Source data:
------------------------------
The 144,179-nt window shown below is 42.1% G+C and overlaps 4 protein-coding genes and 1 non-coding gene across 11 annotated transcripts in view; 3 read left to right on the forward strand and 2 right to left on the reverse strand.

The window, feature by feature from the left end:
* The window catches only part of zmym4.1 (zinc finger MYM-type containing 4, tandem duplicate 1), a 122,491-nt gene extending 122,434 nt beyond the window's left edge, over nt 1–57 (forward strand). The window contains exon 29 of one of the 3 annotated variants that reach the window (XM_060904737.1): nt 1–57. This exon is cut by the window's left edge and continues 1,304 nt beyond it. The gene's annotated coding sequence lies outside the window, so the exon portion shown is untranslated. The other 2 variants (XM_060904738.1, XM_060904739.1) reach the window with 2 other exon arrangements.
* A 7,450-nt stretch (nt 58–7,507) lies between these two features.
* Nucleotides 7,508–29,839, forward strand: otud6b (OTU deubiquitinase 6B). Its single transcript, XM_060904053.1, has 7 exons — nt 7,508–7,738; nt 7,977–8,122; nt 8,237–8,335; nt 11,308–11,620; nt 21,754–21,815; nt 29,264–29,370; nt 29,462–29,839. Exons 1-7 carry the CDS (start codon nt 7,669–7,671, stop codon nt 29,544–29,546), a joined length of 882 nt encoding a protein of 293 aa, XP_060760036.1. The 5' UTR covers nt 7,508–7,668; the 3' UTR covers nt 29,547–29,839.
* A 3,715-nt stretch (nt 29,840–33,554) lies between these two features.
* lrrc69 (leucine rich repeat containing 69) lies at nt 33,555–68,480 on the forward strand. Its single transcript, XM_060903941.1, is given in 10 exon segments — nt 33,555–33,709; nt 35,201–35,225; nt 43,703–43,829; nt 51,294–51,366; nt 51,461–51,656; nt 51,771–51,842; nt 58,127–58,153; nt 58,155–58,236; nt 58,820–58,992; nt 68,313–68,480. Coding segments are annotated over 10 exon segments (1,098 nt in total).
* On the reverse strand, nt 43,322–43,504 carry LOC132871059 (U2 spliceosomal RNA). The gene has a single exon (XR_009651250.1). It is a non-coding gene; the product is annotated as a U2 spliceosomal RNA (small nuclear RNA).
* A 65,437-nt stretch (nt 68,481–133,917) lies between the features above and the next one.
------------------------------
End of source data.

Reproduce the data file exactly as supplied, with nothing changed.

The 144,179-nt window shown below is 42.1% G+C and overlaps 4 protein-coding genes and 1 non-coding gene across 11 annotated transcripts in view; 3 read left to right on the forward strand and 2 right to left on the reverse strand.

The window, feature by feature from the left end:
* The window catches only part of zmym4.1 (zinc finger MYM-type containing 4, tandem duplicate 1), a 122,491-nt gene extending 122,434 nt beyond the window's left edge, over nt 1–57 (forward strand). The window contains exon 29 of one of the 3 annotated variants that reach the window (XM_060904737.1): nt 1–57. This exon is cut by the window's left edge and continues 1,304 nt beyond it. The gene's annotated coding sequence lies outside the window, so the exon portion shown is untranslated. The other 2 variants (XM_060904738.1, XM_060904739.1) reach the window with 2 other exon arrangements.
* A 7,450-nt stretch (nt 58–7,507) lies between these two features.
* Nucleotides 7,508–29,839, forward strand: otud6b (OTU deubiquitinase 6B). Its single transcript, XM_060904053.1, has 7 exons — nt 7,508–7,738; nt 7,977–8,122; nt 8,237–8,335; nt 11,308–11,620; nt 21,754–21,815; nt 29,264–29,370; nt 29,462–29,839. Exons 1-7 carry the CDS (start codon nt 7,669–7,671, stop codon nt 29,544–29,546), a joined length of 882 nt encoding a protein of 293 aa, XP_060760036.1. The 5' UTR covers nt 7,508–7,668; the 3' UTR covers nt 29,547–29,839.
* A 3,715-nt stretch (nt 29,840–33,554) lies between these two features.
* lrrc69 (leucine rich repeat containing 69) lies at nt 33,555–68,480 on the forward strand. Its single transcript, XM_060903941.1, is given in 10 exon segments — nt 33,555–33,709; nt 35,201–35,225; nt 43,703–43,829; nt 51,294–51,366; nt 51,461–51,656; nt 51,771–51,842; nt 58,127–58,153; nt 58,155–58,236; nt 58,820–58,992; nt 68,313–68,480. Coding segments are annotated over 10 exon segments (1,098 nt in total).
* On the reverse strand, nt 43,322–43,504 carry LOC132871059 (U2 spliceosomal RNA). The gene has a single exon (XR_009651250.1). It is a non-coding gene; the product is annotated as a U2 spliceosomal RNA (small nuclear RNA).
* A 65,437-nt stretch (nt 68,481–133,917) lies between the features above and the next one.